Connect to share and comment

Karzai's US visit yields cold comfort

Afghan president's four-day Washington visit realized little for host or guest. So where to now?

President Barack Obama tried gamely to downplay the earlier spats between Washington and Kabul, saying that the disagreements between the two sides had been “overstated.”

But given the publicity that surrounded the war of words in which Karzai reportedly threatened to join the Taliban and the White House press secretary told reporters that Karzai’s visit was under question, the two sides could not entirely ignore the fracas.

“Now, obviously, there are going to be tensions in such a complicated, difficult environment,” said Obama during the pair’s joint press briefing on Wednesday.

The topic of reconciliation with the Taliban also did not move off ground zero.

The U.S. position has always been that any Taliban who renounce violence, break with their ideological mentors and accept the Afghan constitution are welcome to a seat at the negotiating table.

This has always been a non-starter with the armed opposition, who want any negotiations to address some of their conditions — such as the withdrawal of foreign troops.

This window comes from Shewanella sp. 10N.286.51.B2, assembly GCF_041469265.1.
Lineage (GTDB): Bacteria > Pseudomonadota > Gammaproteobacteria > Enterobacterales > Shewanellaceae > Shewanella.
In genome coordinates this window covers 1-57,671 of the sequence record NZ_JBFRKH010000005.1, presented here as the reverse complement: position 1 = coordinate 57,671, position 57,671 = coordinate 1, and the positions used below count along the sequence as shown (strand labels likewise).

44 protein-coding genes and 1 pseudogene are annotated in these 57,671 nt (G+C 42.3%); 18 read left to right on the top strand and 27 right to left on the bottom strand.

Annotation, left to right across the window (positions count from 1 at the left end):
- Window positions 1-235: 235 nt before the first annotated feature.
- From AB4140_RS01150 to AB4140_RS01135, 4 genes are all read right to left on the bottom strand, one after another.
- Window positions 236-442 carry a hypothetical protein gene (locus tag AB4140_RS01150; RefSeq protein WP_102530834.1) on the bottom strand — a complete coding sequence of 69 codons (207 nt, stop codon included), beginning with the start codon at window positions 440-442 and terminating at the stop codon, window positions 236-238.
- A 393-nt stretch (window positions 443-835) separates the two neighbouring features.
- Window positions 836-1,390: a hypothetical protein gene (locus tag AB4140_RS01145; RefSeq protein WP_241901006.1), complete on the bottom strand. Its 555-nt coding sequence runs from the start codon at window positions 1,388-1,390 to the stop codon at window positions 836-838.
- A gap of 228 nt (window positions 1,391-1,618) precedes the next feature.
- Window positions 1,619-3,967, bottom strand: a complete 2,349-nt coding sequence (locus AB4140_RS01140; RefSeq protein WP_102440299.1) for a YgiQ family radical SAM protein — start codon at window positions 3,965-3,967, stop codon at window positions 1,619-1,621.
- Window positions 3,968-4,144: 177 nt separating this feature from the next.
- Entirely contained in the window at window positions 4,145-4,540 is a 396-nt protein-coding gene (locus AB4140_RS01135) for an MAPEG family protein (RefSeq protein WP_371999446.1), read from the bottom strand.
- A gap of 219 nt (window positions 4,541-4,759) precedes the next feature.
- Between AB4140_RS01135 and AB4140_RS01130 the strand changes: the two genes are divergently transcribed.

As Wakil Ahmad Muttawakil, the former Taliban foreign minister, put it in an earlier interview with GlobalPost: “Once we have put down their arms and accepted the constitution, what is there to talk about? That is not negotiation, that is surrender.”

Karzai was hoping for something a bit more substantive in advance of his Peace Jirga in Kabul in late May, during which he will try to forge a broad consensus among the Afghan people on the way to a negotiated settlement with the insurgency.

Instead, he got warmed-over assurances that the United States firmly supported peace — on its previously stated terms, of course.

Washington was also lobbying Karzai to gain firmer support for the upcoming offensive in Kandahar, now commonly referred to as “the decisive battle of war.” Operation Omid is unpopular in Afghanistan, and Karzai has publicly assured tribal elders in the south that the offensive will not be forced upon them. But the United States is anxious to show that the troop surge is working, that progress is being made, and that the Taliban are in retreat.